King's Field IV

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King's Field IV
King's Field IV.jpg
Japanese packaging
Developer(s) FromSoftware
Publisher(s)
  • JP: FromSoftware
Director(s) Rintaro Yamada
Satoru Yanagi
Series King's Field
Platform(s) PlayStation 2
Release
  • JP: October 4, 2001
  • NA: March 25, 2002
  • PAL: March 28, 2003
Genre(s) First person, role-playing
Mode(s) Single-player

King's Field IV, released in North America as King's Field: The Ancient City, is a medieval-themed first-person role-playing video game produced by FromSoftware for the PlayStation 2 in 2001. It is the fourth game in the King's Field series. Agetec published the North America release in 2002, while Metro 3D published the Europe release in 2003.

Plot[edit]

In the land of Heladin, something is amiss. Their king, smitten by a strange idol that was given to him as a gift, lies dying. The country was enveloped with a strange sorrow, a certain darkness that stains the soul of man. Ever since the idol was brought into the kingdom, the once prosperous nation fell into a state of corruption and decay. Fearing for the life of his king and home, the sword master Septiego took a battalion of his best men to return the idol which was believed to be the source of this tragedy. Alas, the party was neither seen nor heard from again. The idol was presumed lost forever, but the decay of the nation continued.

Meanwhile, in the adjoining kingdom of Azalin, a shrouded figure appears at the doorstep of Prince Devian. From within his cloak, the dark stranger produced the object of Heladin’s corruption: The Idol of Sorrow. The idol was originally taken from the ruined depths of the Holy Land, now known as the Land of Disaster, and given to the unsuspecting king of Heladin. If the idol remained outside of the ancient city, Heladin, and possibly Azalin, was doomed to mirror the twisted metropolis that spanned the vast underground caverns of the Land of Disaster.

With strong resolve, Devian embarked on his quest to return the cursed idol and return prosperity and vitality to his neighboring kingdom. His adventure though the ancient city would lead him to many discoveries long since lost after the collapse of the Holy Land. He would encounter the last vestiges of Septiego’s troupe, and eventually discover their master’s fate. Prince Devian would learn about the ancient and wise Forest Folk, the neighboring Earth Folk, and their war against the nightmarish Dark Folk. All of these secrets and more would be revealed to the young Prince, but does he have the strength of heart to harbor such monstrous truths?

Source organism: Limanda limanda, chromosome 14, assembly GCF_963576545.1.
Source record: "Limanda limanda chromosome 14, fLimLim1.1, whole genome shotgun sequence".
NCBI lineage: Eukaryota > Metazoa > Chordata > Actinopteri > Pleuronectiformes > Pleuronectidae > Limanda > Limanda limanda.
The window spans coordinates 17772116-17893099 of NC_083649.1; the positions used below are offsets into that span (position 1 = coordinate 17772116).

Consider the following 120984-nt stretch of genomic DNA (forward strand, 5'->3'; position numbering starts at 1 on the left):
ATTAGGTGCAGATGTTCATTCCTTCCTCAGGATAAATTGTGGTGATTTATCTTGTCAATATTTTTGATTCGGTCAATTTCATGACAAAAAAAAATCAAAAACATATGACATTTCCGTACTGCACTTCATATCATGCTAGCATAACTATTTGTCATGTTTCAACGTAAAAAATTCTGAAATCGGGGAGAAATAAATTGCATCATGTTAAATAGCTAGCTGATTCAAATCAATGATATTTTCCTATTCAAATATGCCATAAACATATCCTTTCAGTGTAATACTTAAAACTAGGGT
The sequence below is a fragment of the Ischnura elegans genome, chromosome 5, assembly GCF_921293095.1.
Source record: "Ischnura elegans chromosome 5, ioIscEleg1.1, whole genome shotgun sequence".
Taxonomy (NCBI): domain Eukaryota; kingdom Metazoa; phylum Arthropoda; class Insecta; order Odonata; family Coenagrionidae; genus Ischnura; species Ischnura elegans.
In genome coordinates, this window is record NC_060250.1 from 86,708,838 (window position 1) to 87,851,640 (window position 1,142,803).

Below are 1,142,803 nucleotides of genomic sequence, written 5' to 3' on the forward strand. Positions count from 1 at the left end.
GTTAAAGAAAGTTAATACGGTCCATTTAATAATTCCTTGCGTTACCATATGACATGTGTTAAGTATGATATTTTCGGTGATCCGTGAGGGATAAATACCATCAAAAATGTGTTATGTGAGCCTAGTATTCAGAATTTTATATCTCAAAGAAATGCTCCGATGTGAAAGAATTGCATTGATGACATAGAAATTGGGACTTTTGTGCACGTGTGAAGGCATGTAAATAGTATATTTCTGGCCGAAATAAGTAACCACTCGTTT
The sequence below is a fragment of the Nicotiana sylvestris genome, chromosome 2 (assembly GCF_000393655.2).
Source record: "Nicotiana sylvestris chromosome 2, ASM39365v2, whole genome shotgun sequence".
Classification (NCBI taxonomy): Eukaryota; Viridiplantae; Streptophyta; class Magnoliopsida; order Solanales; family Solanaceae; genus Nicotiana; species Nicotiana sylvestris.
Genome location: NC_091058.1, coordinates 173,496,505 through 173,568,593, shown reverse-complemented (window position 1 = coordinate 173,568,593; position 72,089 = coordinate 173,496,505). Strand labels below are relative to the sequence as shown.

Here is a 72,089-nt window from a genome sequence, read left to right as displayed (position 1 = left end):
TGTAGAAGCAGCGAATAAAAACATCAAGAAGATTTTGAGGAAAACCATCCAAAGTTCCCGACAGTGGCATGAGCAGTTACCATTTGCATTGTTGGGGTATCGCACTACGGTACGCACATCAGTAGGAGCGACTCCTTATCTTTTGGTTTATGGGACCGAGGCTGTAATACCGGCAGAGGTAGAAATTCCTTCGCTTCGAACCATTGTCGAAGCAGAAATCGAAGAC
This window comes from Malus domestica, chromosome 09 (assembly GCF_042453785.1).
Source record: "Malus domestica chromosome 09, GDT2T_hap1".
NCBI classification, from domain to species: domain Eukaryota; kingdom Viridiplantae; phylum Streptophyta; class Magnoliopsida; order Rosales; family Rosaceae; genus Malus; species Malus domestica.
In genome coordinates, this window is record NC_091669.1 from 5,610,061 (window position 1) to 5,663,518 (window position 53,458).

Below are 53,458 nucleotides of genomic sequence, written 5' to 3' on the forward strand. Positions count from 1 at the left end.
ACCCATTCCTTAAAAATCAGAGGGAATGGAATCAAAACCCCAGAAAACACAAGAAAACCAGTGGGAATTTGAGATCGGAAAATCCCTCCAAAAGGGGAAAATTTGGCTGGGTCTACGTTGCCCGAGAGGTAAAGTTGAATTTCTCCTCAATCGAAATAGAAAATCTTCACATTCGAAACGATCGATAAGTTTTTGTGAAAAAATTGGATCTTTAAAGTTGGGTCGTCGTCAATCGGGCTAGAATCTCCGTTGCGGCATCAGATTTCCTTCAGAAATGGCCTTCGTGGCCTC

Reception[edit]

On release, Famitsu magazine scored the game a 30 out of 40.[1] Game Informer magazine scored the game a 6.5 out of 10.[2]

Character names in the N. American localization[edit]

Before the release of the game as King's Field: The Ancient City in North America, there were a number of fans of the series using what is now called a Yahoo.com "Group". Discussing possible plotlines, characterizations, and aspects of gameplay in the upcoming release, they were noticed by a member of the group, who was also an ASCII Entertainment employee, in charge of translation and localization of the Japanese game for the English/N.American market. The group, known on the site as "The Verdite Inn", collaborated on a community-driven storyline based in the world of the first two North American releases. Out of respect for the group's opinions, imaginations, and their support for the games, the actual names or usernames of the contributing members were used as the names of certain NPCs.

These were often associated with a role they had explored in "The Verdite Inn" community website. For example, the first NPC shopkeeper in the game who attempts to guide and help the Player Character is David Bunch, real name of the only group administrator made aware of the naming before the game's release. He kept the plans to honor the club secret until the day of release, when a member found his character in-game and asked about it on the forum. His dialogue reflects some of his quotes from the website.

Many other characters, including Jamarc Neely, Duhrin Pathwarden, and Arx Angelos, are known to be derived from usernames of the site, and have dialogue associated with, or appearances similar to, their club personas.

Lee Maynor is either found wounded near a giant spider, wishing to die, or already dead and possessed. He is the only NPC in the game that can be killed without labeling the Player Character a murderer and limiting shop interactions, due to his eventual enemy status. Lee Maynor (his real name) spoke on the site about suffering from arachnophobia, so his character's poisoning by the spider boss fit in line with the nature of honoring the real people involved with the group.

Another NPC using a real name is Ramirez Martin, who was the webmaster of the now defunct kings-field.com, which continued to keep the group connected long after changes to the Yahoo.com site made "The Verdite Inn" less accessible. He is also an artist, who contributed a number of images of his related work to the group, which gave further detail to the localizers for tailoring the choice of members' in-game characters.

References[edit]

  1. ^ プレイステーション2 - KING'S FIELD IV. Weekly Famitsu. No.915 Pt.2. Pg.89. 30 June 2006.
  2. ^ 'Reviews - PlayStation 2 Quickies': King's Field: The Ancient City. Vol. XII. No. 4. Issue 108. Pg. 77. April 2002

External links[edit]